What to Do When Someone Doesn’t Believe You Are Disabled

What to Do When Someone Doesn’t Believe You Are Disabled

Living Life with CP

We’ve all been there. We pull into the parking lot at our local grocery store and park in one of the few spots designated for us. But someone who is able to freely park anywhere in the lot has their head out of the window and is yelling about how we shouldn’t park there. Or, we’ve been at our favorite restaurant, walking down the street, at our jobs, shopping for new clothes — just trying to do our thing — and we’re met with the stares of people passing by. Sometimes it feels like we live in constant judgment.

We might face critical judgment when applying for major things, such as a job or acceptance at a university. We might face judgment on a smaller scale about things like friendships or dating. But things can get far more personal than that. What if someone was judging you based on whether or not they thought you were disabled or “sick enough” to get something you needed? What if you were applying for  income because you are out of work or cannot work enough? What if you’re applying for supplemental health insurance to help keep yourself well and cover all of the things you need?

If it seems as if this is a lot of pressure, it is. Now, imagine judgments that people might make about you based on how you look or behave versus how they think “someone like you” should look or behave. What do you do when someone does not believe you are disabled?

I read a Reddit post recently in which someone noted that their family members don’t believe they are disabled. First, remember that everyone’s situation is different in terms of the type of support system we have, the type of treatment we pursue, what we eat, and how we take care of ourselves. Even the same diagnosis can appear different in different people. Additionally, everyone has their own strengths and weakness.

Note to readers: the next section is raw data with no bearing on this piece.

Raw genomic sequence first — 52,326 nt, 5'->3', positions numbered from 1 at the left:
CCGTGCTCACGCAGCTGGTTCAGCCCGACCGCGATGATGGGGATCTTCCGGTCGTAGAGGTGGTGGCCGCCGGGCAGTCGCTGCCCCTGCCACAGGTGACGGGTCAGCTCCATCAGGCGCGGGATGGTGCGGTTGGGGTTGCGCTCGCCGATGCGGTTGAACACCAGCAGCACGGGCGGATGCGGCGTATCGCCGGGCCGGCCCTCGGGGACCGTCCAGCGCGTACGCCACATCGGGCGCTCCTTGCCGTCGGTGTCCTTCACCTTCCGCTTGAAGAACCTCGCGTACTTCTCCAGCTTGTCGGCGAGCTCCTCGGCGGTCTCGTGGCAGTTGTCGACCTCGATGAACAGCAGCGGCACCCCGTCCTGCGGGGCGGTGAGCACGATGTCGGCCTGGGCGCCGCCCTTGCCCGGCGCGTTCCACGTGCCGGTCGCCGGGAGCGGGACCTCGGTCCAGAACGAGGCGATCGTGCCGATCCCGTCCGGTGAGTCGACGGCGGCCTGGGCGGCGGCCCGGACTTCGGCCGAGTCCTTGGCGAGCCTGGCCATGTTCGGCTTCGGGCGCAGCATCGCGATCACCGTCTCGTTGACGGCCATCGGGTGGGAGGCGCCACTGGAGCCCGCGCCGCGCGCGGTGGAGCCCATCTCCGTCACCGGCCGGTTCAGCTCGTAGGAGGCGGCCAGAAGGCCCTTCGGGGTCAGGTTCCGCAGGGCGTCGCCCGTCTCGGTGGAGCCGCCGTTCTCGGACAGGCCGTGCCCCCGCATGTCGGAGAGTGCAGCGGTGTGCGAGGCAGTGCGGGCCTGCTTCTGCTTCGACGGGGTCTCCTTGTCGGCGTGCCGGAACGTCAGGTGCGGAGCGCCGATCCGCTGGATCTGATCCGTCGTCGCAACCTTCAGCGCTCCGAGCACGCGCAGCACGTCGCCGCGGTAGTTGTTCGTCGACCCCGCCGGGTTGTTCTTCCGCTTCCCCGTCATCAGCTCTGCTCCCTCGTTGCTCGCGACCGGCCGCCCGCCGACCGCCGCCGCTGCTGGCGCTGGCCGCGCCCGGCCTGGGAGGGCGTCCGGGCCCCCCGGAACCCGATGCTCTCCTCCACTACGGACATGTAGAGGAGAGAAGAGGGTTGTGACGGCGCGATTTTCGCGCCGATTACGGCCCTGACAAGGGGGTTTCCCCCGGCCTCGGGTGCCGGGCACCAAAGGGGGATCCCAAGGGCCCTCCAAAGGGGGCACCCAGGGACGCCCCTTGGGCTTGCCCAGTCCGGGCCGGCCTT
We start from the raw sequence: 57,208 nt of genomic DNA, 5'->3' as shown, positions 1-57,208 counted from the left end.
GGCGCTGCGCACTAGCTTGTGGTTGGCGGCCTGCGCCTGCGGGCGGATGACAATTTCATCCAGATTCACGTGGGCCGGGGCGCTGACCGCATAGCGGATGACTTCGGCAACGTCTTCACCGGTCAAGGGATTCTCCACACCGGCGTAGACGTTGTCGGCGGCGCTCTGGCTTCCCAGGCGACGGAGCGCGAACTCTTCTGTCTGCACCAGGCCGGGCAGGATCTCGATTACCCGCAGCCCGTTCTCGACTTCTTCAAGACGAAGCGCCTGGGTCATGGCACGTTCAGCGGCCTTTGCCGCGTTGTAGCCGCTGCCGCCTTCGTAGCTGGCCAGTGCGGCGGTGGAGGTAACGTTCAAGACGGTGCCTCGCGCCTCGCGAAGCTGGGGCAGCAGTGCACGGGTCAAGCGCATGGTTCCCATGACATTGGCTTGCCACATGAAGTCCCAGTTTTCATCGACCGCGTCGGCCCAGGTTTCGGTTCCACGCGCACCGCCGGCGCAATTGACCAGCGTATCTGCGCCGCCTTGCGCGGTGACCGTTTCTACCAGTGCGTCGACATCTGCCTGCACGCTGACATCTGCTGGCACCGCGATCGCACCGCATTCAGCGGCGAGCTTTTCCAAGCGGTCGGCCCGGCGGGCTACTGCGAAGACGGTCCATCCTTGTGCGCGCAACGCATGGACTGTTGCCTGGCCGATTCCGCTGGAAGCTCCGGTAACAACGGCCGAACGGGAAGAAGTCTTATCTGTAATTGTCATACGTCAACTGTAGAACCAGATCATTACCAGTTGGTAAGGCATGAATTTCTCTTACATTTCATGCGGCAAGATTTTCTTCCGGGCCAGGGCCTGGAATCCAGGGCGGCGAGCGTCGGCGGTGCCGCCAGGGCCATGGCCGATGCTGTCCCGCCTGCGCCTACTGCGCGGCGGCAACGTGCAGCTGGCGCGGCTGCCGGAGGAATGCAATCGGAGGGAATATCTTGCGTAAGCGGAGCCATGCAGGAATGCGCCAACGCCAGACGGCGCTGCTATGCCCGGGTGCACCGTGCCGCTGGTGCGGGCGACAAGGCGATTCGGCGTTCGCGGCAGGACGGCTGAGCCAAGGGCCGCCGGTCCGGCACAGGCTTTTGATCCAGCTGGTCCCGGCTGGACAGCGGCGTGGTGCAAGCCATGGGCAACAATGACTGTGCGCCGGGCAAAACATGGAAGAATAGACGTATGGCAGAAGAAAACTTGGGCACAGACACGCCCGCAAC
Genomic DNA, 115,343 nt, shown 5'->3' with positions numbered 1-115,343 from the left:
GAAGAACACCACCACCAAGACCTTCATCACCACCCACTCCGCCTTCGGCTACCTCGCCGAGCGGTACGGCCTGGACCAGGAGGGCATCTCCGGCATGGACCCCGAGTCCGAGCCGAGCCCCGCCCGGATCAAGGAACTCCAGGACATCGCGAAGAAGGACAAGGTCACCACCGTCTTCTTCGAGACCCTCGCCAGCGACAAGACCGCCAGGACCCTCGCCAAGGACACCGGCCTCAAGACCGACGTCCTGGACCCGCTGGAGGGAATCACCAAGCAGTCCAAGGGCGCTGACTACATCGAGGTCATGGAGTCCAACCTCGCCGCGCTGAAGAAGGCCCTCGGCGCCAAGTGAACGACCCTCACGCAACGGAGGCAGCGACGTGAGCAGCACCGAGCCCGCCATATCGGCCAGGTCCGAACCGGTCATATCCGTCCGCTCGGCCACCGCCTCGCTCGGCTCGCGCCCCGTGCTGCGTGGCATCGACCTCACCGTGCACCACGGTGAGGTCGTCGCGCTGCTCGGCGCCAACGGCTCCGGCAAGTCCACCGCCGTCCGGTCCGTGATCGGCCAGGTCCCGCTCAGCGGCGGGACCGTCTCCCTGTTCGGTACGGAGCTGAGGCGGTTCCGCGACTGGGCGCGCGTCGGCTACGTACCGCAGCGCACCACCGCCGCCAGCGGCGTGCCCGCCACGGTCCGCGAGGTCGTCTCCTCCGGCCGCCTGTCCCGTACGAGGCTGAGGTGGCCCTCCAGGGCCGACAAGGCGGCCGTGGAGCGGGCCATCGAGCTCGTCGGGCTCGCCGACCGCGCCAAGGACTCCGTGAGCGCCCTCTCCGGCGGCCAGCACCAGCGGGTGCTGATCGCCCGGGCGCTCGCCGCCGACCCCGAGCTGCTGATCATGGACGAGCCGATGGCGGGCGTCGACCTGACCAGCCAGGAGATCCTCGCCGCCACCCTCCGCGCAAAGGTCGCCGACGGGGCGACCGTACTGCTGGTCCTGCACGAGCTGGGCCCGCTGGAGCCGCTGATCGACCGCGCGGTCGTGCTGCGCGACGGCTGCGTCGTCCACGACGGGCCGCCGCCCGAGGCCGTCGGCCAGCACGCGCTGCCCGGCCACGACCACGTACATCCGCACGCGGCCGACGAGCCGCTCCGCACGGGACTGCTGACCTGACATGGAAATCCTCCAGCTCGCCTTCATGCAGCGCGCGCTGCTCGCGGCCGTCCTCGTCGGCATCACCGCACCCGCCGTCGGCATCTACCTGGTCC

The best advice I can give about what to do when someone doesn’t believe you are disabled is to say: Keep on keeping on. Only you know you, the situation you’re in, the pain you’re in, the skin you’re in. So, forget about them, right? That said, I also don’t think the answer is always that simple.

Maybe when someone doesn’t believe you are disabled you should take a step back and question yourself. What do you believe about you? Yes, you should 100 percent claim who you are as a disabled person if that is how you identify. But please, don’t put all of your eggs in one basket.

If you are disabled, know that it is not the end of the world. You are still you. You can still do amazing things and live a full life. You are so much more than your disability, as you will come to find. You are amazing.

When someone doesn’t believe you, choose to believe in yourself.


Note: Cerebral Palsy News Today is strictly a news and information website about the disease. It does not provide medical advice, diagnosis, or treatment. This content is not intended to be a substitute for professional medical advice, diagnosis, or treatment. Always seek the advice of your physician or other qualified health provider with any questions you may have regarding a medical condition. Never disregard professional medical advice or delay in seeking it because of something you have read on this website. The opinions expressed in this column are not those of Cerebral Palsy News Today or its parent company, BioNews Services, and are intended to spark discussion about issues pertaining to cerebral palsy.


  1. Hi I Have A Great Nephew Who Born With Cerebral Palsy That What He Was Diagnosis With Now His 11 Years Old His Mother She is Haven a Hard Time She Need Some Help With Him The Kind Of Cerebral Palsy He Has, He Can’t Walk are Talk He Has Been Like This For About Going On 11 Years, THANKS

  2. jenna says:

    This article is titled “What to Do When Someone Doesn’t Believe You Are Disabled” but it doesn’t give you any advice for dealing with people who are having this problem except to believe in yourself which obviously I do already know I have a problem that’s not my issue.

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